ATI is a companion effort to the Bloomberg Philanthropies’ CollegePoint initiative. Together, ATI and CollegePoint are working to address a persistent problem in college access and completion: each year, for a variety of reasons—including lack of information about their options, confusion about costs, and inadequate financial aid offers—tens of thousands of hard-working, highly talented students fail to enroll in our country’s leading institutions. CollegePoint helps those students navigate the college admissions process and connects them with the institutions where they are most likely to succeed. At the same time, ATI works across institutions to ensure that campuses can enroll and support lower-income students through to graduation.
About Bloomberg Philanthropies:
Bloomberg Philanthropies works in more than 120 countries around the world to ensure better, longer lives for the greatest number of people. The organization focuses on five key areas for creating lasting change: Arts, Education, Environment, Government Innovation and Public Health. Bloomberg Philanthropies encompasses all of Michael R. Bloomberg’s charitable activities, including his foundation and his personal giving. In 2015, Bloomberg Philanthropies distributed over half a billion dollars. For more information, please visit bloomberg.org or follow us on Facebook, Instagram, Snapchat, and Twitter @BloombergDotOrg.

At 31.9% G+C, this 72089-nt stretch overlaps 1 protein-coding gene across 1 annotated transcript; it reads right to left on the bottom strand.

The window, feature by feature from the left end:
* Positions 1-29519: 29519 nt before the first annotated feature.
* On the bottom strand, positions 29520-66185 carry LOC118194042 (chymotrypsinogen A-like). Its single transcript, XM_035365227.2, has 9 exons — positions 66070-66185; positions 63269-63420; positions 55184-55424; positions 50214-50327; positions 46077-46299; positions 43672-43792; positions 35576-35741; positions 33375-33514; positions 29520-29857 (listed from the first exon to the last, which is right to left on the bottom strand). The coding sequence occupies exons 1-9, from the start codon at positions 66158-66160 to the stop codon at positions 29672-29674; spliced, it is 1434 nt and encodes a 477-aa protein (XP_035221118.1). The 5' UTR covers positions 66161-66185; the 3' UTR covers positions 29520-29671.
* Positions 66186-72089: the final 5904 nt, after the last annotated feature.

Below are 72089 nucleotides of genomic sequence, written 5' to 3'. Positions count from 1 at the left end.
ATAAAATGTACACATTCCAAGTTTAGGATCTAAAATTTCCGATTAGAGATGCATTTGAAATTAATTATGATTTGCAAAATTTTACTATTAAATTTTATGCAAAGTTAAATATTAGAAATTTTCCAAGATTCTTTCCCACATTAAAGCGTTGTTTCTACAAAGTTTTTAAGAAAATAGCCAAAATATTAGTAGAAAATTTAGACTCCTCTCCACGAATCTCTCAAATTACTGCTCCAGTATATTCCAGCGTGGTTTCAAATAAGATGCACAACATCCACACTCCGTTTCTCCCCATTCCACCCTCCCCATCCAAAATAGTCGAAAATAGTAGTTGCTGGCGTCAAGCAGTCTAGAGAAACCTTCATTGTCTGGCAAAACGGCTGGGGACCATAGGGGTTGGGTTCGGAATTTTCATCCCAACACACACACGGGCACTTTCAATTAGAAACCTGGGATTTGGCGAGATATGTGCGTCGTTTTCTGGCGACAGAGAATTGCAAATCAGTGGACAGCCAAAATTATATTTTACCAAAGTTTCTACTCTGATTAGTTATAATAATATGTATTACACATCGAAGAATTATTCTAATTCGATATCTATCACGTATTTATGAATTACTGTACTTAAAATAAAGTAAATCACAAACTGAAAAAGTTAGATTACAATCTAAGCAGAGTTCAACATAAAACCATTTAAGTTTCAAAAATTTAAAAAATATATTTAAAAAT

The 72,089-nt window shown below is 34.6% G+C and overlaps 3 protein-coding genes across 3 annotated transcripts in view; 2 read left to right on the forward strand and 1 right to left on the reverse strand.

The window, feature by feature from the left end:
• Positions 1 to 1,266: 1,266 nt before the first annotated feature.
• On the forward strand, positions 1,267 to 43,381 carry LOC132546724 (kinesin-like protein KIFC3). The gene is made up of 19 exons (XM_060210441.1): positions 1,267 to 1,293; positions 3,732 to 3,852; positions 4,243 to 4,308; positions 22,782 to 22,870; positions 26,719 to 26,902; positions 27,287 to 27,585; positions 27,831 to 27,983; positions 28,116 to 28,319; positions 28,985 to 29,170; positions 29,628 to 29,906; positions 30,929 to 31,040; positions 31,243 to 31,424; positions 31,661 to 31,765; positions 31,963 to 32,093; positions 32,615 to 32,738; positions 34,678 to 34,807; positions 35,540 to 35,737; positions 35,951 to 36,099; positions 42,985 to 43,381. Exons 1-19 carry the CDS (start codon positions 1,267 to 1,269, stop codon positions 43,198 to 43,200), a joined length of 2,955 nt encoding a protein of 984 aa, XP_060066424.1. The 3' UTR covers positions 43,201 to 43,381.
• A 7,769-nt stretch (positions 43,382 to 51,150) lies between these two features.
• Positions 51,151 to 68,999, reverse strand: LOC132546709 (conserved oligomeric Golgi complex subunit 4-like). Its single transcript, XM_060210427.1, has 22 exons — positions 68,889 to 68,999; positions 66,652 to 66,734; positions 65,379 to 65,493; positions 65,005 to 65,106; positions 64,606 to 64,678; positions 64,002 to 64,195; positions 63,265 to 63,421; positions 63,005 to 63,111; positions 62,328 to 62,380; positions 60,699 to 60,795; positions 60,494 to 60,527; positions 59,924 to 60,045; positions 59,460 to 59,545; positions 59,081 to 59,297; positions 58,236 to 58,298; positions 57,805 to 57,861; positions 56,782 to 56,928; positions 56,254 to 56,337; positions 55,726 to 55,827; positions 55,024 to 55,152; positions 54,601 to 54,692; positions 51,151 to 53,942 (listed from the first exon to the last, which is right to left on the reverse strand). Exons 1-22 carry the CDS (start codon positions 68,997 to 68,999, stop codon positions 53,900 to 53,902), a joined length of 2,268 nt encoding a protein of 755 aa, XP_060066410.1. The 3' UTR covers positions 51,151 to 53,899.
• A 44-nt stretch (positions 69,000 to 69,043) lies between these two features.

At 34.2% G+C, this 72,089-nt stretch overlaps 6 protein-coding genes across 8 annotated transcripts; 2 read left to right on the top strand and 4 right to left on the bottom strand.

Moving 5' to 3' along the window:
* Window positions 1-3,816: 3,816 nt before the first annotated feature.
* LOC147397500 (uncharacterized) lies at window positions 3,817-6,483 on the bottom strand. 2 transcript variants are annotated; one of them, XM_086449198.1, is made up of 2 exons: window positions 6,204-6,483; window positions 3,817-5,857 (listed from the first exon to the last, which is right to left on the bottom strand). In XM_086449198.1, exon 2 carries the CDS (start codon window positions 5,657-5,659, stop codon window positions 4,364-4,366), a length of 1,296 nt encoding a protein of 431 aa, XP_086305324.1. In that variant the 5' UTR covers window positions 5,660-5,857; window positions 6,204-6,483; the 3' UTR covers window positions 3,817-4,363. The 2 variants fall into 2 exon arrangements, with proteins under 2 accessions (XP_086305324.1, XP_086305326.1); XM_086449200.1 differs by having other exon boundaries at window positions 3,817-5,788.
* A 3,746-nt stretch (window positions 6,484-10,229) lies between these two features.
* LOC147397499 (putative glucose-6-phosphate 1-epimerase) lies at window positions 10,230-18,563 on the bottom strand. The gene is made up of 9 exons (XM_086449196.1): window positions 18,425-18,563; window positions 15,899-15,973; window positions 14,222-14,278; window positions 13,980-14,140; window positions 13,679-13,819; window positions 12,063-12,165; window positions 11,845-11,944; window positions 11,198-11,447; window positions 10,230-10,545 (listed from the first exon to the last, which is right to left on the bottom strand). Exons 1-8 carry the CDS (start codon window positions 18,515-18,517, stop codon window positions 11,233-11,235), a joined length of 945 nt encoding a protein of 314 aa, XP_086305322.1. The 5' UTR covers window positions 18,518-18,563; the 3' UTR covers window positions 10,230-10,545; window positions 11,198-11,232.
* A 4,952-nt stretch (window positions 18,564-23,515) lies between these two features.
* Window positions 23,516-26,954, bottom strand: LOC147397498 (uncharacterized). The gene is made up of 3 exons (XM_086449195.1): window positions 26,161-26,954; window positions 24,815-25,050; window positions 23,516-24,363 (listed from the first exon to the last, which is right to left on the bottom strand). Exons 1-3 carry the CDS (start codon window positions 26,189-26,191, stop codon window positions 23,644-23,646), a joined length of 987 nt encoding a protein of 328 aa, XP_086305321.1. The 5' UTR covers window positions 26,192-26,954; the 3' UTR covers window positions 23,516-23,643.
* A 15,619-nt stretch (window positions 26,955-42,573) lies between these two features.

About The Aspen Institute’s College Excellence Program:
The Aspen Institute’s College Excellence Program (www.aspeninstitute.org/college-excellence) aims to advance higher education practices, policies, and leadership that significantly improve student outcomes. The Program is part of The Aspen Institute www.aspeninstitute.org, which has a mission of fostering leadership based on enduring values and providing a nonpartisan venue for dealing with critical issues.
About Ithaka S+R:
Ithaka S+R (www.sr.ithaka.org) is a not-for-profit service that provides research and strategic guidance to help the academic and cultural communities serve the public good and navigate economic, technological, and demographic change. Ithaka S+R is part of ITHAKA (www.ithaka.org).
Caroline Broder (703-507-1081, email@example.com)
Alex Bloom (646-930-1940, firstname.lastname@example.org)